Hackers attacked federal agencies’ servers, including both the Treasury and Commerce departments. Experts believe that the SolarWinds management interface with active “God-Mode” was used. And that it was stolen via a hack from FireEye, the cybersecurity firm.
These attacks came days after a December 7 National Security Agency advisory of Russian state-sponsored cyber actors attempting to target sensitive data.
The NSA advisory warned the “entire National Security System (NSS), Department of Defense (DoD), and Defense Industrial Base (DIB) system administrators to apply vendor-provided patches to affected VMware® identity management products and provide further details on how to detect and mitigate compromised networks.”
The same advisory stated, “The exploitation of this vulnerability first requires that a malicious actor have access to the management interface of the device.”
FireEye Attacked for access to God-Mode
Last Tuesday, FireEye revealed that hackers with “world-class capabilities” broke into its network and stole the offensive tools it uses to examine the network defenses of its thousands of customers. The Federal Government hacks were revealed just days after FireEye’s disclosure.
FireEye was the cybersecurity company that was tasked with the response to the Sony and Equifax data breaches and aided Saudi Arabia’s government to fight off a cyberattack in their oil industry.
The experts believe that SolarWinds might have been the hackers’ target. And on Sunday, the Washington Post reported that the two federal agencies and FireEye were all breached through the SolarWinds network management system.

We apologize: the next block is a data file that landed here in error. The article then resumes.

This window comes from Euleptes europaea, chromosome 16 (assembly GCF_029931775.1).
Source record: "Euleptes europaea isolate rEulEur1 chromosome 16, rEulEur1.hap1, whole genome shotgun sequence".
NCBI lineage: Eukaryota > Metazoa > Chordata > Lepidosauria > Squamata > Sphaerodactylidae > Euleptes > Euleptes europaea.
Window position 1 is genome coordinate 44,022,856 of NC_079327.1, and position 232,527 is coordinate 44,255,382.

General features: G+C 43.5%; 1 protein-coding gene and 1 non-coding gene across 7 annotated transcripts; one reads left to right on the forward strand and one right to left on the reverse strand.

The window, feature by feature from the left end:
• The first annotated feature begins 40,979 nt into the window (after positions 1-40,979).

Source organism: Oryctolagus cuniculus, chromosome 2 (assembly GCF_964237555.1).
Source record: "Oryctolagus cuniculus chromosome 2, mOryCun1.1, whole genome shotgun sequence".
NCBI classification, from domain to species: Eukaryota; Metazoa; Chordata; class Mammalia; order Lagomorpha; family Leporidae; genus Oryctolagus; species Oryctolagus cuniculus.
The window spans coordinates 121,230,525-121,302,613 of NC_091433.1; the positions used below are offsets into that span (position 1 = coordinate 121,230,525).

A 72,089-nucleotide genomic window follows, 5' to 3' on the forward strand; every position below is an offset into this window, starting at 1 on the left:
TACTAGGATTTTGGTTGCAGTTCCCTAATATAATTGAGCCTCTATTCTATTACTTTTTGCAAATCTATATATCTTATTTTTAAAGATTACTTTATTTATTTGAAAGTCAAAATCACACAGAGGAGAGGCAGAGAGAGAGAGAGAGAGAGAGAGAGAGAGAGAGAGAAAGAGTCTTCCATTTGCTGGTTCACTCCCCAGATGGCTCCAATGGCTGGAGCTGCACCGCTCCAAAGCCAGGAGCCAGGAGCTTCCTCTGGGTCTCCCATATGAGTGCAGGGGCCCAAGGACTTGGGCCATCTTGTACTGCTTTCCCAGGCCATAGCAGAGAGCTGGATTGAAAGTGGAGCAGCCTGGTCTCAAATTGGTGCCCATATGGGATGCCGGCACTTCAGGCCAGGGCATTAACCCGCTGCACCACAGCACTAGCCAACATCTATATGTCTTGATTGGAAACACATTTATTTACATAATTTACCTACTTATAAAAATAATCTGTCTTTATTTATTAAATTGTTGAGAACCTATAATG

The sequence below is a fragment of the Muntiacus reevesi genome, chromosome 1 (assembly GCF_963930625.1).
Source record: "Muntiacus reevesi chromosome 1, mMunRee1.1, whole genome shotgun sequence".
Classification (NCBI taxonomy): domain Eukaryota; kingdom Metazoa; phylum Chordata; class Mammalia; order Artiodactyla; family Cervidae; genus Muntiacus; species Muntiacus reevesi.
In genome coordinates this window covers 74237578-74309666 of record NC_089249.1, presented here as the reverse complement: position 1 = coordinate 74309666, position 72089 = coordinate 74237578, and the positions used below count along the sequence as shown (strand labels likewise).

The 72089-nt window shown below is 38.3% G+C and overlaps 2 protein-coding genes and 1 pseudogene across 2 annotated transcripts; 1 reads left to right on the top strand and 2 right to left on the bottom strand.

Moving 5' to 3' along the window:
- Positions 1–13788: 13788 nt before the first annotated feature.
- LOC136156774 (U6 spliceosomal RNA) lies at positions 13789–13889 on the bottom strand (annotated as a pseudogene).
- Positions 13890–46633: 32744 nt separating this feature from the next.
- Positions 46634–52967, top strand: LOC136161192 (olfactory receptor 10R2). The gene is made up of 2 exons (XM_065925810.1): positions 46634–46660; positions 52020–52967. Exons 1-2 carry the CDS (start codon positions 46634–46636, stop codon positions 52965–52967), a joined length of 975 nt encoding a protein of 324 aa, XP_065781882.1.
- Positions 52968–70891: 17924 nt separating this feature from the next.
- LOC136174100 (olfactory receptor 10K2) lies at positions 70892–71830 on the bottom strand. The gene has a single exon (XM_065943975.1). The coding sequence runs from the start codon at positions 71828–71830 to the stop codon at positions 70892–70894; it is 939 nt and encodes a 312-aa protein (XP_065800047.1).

Dmitri Alpervitch, the former chief technical officer of Crowdstrike, and cybersecurity expert claims that all SolarWinds end-users will now be scrambling to patch up their networks. The patch is available through the NSA advisory.
This is a critical cyberattack because SolarWinds would give a hacker “God-mode” access to an entire network, so nothing is encrypted and everything visible, explained Alperovitch.
The server software was developed by Austin, Texas-based SolarWinds. , and operates as the management interface of any device where it is used. Unfortunately, it is widely used by multiple U.S. government agencies and hundreds of thousands of global organizations.
“This can turn into one of the most impactful espionage campaigns on record,” Alperovitch said.
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